Goals are those accomplishments that we deliberately set out to achieve. They may be small and simple: I’ll do the dishes tonight. Or they may be large, complex, and long term: I want to enjoy my work and do it well, or I want to create a family based on love and respect. We may choose goals in every aspect of our lives: personal, social, academic, occupational, athletic, spiritual. A broad goal, such as good health, may spawn many smaller goals, such as maintaining a regular exercise schedule, eating a healthy diet, and getting regular medical checkups. Some goals are behaviors we want to decrease or increase or maintain.
New Year’s resolutions — those wild promises we make to ourselves after the indulgences of the holidays–are rarely kept, for we try to change too much too quickly. The truth of the matter is that if we want to change a behavior permanently we usually have to change it slowly. Changing a behavior requires some discipline, but not the amount most people imagine. The way to change a behavior slowly is to make a small promise to ourselves, keep it, and reward ourselves. A typical example would be a freshman who has decided to attend his 8 A.M. class the next day. He knows he needs to go to class to pass, so he promises himself that he will go to sleep by midnight. He sets the alarm for 7 A.M. and places it across the room. When it goes off, he reminds himself of his promise and why it is important. As he’s getting ready, he compliments himself on his behavior and tells himself that going to class is important.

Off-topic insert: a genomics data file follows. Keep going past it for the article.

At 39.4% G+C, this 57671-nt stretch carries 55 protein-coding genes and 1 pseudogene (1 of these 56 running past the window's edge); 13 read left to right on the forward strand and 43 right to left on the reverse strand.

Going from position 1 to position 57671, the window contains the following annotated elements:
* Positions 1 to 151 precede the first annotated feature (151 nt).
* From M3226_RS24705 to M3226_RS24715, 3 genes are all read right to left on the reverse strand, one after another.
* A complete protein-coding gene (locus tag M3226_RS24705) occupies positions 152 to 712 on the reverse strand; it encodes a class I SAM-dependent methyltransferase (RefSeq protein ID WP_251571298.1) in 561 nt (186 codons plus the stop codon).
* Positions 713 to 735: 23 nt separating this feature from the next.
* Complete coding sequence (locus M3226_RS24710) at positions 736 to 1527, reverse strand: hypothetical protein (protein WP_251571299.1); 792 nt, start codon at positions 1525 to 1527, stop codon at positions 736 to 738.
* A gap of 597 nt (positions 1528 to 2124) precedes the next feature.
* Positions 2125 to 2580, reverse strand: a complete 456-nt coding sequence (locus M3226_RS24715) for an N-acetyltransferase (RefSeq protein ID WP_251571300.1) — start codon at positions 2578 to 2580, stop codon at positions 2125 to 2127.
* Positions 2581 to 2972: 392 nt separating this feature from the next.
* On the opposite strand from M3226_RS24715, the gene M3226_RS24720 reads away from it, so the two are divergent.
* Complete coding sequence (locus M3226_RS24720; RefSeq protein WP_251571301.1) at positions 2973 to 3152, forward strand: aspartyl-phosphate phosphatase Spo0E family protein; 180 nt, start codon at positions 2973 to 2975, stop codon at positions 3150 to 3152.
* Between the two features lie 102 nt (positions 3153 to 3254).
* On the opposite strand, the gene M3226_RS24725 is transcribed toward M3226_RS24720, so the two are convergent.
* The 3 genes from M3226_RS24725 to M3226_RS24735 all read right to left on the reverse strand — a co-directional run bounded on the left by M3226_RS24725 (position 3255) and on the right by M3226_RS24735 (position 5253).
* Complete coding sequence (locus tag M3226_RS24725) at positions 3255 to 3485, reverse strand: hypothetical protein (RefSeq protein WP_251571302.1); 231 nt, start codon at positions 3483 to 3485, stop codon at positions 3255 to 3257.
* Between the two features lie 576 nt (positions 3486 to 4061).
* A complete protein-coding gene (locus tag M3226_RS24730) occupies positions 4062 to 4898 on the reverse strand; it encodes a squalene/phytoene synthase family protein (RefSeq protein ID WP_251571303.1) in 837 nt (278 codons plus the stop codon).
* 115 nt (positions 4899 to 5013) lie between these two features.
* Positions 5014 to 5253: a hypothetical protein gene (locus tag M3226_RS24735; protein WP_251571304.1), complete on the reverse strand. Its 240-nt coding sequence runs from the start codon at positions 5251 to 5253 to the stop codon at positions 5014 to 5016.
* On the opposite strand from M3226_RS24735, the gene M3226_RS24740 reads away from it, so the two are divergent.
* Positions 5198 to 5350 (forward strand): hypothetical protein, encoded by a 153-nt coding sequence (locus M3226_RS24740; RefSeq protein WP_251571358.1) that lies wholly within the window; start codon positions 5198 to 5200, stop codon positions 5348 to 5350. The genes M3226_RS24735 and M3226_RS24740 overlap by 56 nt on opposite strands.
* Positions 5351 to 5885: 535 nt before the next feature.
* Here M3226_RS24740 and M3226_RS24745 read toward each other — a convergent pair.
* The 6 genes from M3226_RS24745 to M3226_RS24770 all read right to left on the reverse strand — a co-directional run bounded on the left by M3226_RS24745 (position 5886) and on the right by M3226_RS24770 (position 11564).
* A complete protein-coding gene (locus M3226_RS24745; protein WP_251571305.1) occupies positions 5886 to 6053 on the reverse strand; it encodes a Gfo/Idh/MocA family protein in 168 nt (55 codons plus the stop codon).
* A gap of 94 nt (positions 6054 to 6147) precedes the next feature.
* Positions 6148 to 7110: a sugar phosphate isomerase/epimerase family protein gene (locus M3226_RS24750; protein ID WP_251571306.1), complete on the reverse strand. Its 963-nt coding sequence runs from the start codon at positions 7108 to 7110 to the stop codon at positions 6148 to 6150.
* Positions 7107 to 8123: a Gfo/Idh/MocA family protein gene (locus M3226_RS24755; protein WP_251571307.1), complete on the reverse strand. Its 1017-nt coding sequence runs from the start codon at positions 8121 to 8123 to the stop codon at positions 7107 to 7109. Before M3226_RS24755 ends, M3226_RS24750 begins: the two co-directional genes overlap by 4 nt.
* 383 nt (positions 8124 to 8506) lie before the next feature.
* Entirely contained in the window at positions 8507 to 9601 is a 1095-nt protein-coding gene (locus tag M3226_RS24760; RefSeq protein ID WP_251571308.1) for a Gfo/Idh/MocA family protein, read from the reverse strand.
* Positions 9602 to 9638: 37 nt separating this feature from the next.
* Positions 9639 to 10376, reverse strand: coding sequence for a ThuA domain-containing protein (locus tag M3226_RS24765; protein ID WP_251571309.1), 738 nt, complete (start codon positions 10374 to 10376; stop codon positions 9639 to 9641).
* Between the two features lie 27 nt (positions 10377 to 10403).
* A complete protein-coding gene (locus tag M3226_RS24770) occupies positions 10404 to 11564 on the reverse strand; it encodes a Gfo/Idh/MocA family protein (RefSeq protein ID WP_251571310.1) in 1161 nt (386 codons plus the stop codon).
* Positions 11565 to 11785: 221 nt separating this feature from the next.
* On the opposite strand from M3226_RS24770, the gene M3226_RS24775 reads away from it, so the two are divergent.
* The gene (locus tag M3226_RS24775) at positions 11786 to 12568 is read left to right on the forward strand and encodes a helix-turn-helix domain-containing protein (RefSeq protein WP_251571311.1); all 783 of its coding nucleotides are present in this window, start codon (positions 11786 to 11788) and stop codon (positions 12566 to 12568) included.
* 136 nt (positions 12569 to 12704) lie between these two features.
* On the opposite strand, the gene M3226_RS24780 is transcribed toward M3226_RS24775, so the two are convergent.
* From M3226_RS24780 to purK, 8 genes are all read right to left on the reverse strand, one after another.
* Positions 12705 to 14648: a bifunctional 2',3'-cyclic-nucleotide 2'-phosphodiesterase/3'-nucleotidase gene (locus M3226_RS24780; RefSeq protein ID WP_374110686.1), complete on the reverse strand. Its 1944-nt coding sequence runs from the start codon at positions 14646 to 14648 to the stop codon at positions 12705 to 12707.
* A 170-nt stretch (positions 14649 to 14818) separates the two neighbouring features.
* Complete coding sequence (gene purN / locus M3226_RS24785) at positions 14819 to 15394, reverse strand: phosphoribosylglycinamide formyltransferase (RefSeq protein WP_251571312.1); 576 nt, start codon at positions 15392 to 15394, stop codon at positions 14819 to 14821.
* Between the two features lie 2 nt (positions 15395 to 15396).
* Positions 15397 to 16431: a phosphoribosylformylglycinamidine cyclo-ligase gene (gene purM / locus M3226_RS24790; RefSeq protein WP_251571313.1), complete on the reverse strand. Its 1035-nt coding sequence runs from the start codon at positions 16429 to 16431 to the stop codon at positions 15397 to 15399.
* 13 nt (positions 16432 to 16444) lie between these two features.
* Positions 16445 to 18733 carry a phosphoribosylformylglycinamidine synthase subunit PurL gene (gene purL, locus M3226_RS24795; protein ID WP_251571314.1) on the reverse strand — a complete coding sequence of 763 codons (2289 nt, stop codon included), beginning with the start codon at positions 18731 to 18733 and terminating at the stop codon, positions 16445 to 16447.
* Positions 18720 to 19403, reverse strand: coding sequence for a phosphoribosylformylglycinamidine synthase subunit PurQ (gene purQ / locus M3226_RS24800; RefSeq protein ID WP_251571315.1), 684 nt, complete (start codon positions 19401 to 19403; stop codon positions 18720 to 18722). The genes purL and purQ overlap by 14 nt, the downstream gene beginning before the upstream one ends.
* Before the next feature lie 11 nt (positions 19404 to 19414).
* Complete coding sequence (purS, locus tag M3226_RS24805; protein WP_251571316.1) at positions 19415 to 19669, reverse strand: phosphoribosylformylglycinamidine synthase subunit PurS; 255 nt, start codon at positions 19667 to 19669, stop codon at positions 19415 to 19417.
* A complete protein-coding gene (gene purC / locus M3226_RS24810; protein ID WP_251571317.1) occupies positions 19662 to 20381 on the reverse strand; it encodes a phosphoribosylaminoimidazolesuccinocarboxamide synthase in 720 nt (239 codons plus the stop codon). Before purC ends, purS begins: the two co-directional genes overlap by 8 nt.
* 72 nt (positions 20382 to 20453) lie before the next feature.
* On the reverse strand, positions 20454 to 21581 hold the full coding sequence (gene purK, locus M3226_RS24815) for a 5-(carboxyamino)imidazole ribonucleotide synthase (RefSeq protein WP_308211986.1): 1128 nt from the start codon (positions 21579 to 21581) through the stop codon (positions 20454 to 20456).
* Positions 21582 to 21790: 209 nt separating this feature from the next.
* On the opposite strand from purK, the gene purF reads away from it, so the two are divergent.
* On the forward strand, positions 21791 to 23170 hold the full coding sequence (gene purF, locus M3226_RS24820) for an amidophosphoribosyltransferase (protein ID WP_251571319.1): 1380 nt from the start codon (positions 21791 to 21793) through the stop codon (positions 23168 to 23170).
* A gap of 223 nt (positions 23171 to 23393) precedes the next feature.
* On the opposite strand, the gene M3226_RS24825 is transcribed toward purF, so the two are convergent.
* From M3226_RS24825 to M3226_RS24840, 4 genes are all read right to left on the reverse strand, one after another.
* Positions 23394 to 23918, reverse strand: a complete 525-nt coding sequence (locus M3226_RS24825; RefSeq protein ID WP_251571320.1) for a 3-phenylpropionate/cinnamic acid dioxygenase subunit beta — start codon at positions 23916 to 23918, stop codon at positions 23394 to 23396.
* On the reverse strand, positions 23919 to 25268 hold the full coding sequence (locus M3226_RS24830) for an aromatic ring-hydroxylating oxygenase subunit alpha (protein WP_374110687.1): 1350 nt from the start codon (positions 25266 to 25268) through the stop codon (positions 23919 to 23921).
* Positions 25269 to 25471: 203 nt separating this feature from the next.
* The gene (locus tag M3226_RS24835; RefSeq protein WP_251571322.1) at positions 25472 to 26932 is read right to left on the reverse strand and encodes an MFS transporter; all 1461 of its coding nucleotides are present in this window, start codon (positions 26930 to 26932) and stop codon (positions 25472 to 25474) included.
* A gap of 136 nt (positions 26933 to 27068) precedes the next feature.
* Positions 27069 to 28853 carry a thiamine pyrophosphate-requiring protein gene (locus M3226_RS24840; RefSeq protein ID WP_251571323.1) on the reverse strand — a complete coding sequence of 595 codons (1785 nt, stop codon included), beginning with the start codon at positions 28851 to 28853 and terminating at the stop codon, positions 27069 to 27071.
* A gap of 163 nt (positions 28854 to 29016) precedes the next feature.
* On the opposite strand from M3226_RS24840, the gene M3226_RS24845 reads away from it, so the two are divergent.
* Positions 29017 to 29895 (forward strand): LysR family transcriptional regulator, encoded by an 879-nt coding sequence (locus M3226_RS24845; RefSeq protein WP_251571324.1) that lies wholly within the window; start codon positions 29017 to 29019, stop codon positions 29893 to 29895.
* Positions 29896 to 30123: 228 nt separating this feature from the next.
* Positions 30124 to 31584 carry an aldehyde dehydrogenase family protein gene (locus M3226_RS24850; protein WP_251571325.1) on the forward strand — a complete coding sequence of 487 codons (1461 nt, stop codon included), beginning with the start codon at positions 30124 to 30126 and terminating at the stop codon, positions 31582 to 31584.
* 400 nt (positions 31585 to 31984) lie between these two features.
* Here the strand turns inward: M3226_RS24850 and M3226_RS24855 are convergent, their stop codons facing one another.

How we spend the minutes and hours of our days determines what we accomplish. Thinking about studying will not help our grades. Only studying does. Talking about our weight while we are eating pizza does not cause weight loss. Exercise and a sensible diet will control our weight. Those links from behaviors to accomplishments to goals are crucial. Do our behaviors and accomplishments lead us to our goals or away from them?
Most freshmen would like a satisfying collegiate experience that includes good grades and a social life that is fun and emotionally satisfying. They do not enjoy great amounts of stress. Students can often have other goals about work, family, sports. If your current behaviors will not lead you to your goals, try the following three steps for two weeks. This time management system is not a jail.
Write down three goals you want to accomplish this semester. You may want a 3.0, a date with the redhead in your math class, or a better relationship with your roommate. Your goal may be large or small. If your life seems out of control right now, write down one goal for this week. What will you have to do to accomplish that goal?